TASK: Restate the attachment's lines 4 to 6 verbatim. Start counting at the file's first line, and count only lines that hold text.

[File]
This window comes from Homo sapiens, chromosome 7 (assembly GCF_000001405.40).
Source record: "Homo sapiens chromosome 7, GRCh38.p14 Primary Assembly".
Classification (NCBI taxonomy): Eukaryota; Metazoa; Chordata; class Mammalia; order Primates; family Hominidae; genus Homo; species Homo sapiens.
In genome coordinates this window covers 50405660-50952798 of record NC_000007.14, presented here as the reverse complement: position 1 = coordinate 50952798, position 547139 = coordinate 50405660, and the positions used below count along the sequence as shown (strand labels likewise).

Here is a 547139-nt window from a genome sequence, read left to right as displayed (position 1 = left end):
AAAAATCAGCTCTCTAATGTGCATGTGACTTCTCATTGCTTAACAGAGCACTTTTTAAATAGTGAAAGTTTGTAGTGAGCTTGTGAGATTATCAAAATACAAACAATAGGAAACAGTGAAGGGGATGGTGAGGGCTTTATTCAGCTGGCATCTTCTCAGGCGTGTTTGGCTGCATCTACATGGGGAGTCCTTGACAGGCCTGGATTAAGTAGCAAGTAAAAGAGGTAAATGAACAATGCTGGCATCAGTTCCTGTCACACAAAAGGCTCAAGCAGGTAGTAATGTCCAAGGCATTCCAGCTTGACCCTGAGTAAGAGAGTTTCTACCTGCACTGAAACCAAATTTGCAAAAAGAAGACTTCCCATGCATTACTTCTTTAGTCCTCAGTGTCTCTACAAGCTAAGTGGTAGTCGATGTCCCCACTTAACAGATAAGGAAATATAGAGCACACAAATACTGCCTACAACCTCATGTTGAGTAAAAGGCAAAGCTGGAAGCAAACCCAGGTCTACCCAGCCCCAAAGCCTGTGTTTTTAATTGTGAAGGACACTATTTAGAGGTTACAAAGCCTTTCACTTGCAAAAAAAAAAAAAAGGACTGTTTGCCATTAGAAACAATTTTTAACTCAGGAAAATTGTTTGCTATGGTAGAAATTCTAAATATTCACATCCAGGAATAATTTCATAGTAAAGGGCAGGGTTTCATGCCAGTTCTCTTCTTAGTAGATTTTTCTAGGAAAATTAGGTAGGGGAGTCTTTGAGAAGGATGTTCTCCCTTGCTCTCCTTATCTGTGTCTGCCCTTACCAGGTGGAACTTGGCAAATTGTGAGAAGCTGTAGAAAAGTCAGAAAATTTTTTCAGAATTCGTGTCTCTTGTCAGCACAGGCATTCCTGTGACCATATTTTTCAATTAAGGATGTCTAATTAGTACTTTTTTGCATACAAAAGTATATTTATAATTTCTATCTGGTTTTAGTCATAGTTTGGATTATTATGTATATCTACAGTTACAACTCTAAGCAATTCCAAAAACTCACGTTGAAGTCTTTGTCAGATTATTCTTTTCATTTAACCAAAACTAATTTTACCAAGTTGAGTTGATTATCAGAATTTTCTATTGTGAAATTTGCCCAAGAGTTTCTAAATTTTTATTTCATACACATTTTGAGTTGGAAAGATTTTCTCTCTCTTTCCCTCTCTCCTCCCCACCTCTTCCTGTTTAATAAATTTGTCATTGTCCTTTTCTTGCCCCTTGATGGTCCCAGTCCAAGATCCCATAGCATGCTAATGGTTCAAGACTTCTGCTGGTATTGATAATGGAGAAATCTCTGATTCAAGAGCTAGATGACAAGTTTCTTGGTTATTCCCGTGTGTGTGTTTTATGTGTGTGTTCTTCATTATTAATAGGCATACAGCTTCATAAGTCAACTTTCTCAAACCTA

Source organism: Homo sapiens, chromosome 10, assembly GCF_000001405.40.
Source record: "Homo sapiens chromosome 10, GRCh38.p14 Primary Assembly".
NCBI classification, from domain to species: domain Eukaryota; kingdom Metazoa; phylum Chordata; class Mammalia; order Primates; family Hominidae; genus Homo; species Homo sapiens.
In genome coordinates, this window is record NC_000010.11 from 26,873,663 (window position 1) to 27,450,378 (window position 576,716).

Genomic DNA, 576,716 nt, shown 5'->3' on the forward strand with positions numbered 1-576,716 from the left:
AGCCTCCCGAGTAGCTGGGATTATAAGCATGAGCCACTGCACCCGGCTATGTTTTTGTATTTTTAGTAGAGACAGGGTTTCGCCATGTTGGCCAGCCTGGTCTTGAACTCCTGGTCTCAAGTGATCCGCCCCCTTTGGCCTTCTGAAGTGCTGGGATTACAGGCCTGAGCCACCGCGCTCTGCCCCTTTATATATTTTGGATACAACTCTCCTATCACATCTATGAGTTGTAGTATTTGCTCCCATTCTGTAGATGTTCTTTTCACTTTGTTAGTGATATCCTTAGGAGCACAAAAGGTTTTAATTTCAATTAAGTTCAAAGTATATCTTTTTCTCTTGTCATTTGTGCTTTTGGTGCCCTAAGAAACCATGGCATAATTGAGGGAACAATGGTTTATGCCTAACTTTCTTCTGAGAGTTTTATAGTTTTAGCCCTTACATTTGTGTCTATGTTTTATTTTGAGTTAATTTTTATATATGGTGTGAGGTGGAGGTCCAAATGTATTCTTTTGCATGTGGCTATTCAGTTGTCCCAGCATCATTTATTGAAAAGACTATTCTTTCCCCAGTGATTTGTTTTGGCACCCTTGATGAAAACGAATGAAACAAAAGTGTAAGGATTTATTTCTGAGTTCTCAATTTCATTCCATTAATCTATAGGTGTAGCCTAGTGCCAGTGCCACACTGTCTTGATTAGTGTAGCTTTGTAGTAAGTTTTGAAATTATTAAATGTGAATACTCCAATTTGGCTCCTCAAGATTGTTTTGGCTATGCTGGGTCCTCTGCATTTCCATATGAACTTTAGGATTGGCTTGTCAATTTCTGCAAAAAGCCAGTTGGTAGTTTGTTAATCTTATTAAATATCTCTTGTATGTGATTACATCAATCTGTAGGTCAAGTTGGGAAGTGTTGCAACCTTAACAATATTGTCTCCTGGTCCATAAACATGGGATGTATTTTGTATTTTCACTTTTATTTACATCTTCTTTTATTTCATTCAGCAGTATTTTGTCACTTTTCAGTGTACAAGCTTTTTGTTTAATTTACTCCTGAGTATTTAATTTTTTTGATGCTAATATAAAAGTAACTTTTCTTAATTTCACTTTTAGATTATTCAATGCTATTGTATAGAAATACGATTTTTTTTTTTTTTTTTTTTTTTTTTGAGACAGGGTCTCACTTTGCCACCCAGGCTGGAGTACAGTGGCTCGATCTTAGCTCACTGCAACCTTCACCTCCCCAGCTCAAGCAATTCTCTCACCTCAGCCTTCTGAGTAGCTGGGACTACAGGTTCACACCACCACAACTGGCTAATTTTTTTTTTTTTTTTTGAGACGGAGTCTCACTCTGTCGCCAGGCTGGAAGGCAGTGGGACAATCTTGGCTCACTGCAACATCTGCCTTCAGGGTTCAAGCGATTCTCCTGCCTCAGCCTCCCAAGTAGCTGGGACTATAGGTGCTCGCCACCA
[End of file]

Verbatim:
In genome coordinates this window covers 50405660-50952798 of record NC_000007.14, presented here as the reverse complement: position 1 = coordinate 50952798, position 547139 = coordinate 50405660, and the positions used below count along the sequence as shown (strand labels likewise).

Here is a 547139-nt window from a genome sequence, read left to right as displayed (position 1 = left end):
AAAAATCAGCTCTCTAATGTGCATGTGACTTCTCATTGCTTAACAGAGCACTTTTTAAATAGTGAAAGTTTGTAGTGAGCTTGTGAGATTATCAAAATACAAACAATAGGAAACAGTGAAGGGGATGGTGAGGGCTTTATTCAGCTGGCATCTTCTCAGGCGTGTTTGGCTGCATCTACATGGGGAGTCCTTGACAGGCCTGGATTAAGTAGCAAGTAAAAGAGGTAAATGAACAATGCTGGCATCAGTTCCTGTCACACAAAAGGCTCAAGCAGGTAGTAATGTCCAAGGCATTCCAGCTTGACCCTGAGTAAGAGAGTTTCTACCTGCACTGAAACCAAATTTGCAAAAAGAAGACTTCCCATGCATTACTTCTTTAGTCCTCAGTGTCTCTACAAGCTAAGTGGTAGTCGATGTCCCCACTTAACAGATAAGGAAATATAGAGCACACAAATACTGCCTACAACCTCATGTTGAGTAAAAGGCAAAGCTGGAAGCAAACCCAGGTCTACCCAGCCCCAAAGCCTGTGTTTTTAATTGTGAAGGACACTATTTAGAGGTTACAAAGCCTTTCACTTGCAAAAAAAAAAAAAAGGACTGTTTGCCATTAGAAACAATTTTTAACTCAGGAAAATTGTTTGCTATGGTAGAAATTCTAAATATTCACATCCAGGAATAATTTCATAGTAAAGGGCAGGGTTTCATGCCAGTTCTCTTCTTAGTAGATTTTTCTAGGAAAATTAGGTAGGGGAGTCTTTGAGAAGGATGTTCTCCCTTGCTCTCCTTATCTGTGTCTGCCCTTACCAGGTGGAACTTGGCAAATTGTGAGAAGCTGTAGAAAAGTCAGAAAATTTTTTCAGAATTCGTGTCTCTTGTCAGCACAGGCATTCCTGTGACCATATTTTTCAATTAAGGATGTCTAATTAGTACTTTTTTGCATACAAAAGTATATTTATAATTTCTATCTGGTTTTAGTCATAGTTTGGATTATTATGTATATCTACAGTTACAACTCTAAGCAATTCCAAAAACTCACGTTGAAGTCTTTGTCAGATTATTCTTTTCATTTAACCAAAACTAATTTTACCAAGTTGAGTTGATTATCAGAATTTTCTATTGTGAAATTTGCCCAAGAGTTTCTAAATTTTTATTTCATACACATTTTGAGTTGGAAAGATTTTCTCTCTCTTTCCCTCTCTCCTCCCCACCTCTTCCTGTTTAATAAATTTGTCATTGTCCTTTTCTTGCCCCTTGATGGTCCCAGTCCAAGATCCCATAGCATGCTAATGGTTCAAGACTTCTGCTGGTATTGATAATGGAGAAATCTCTGATTCAAGAGCTAGATGACAAGTTTCTTGGTTATTCCCGTGTGTGTGTTTTATGTGTGTGTTCTTCATTATTAATAGGCATACAGCTTCATAAGTCAACTTTCTCAAACCTA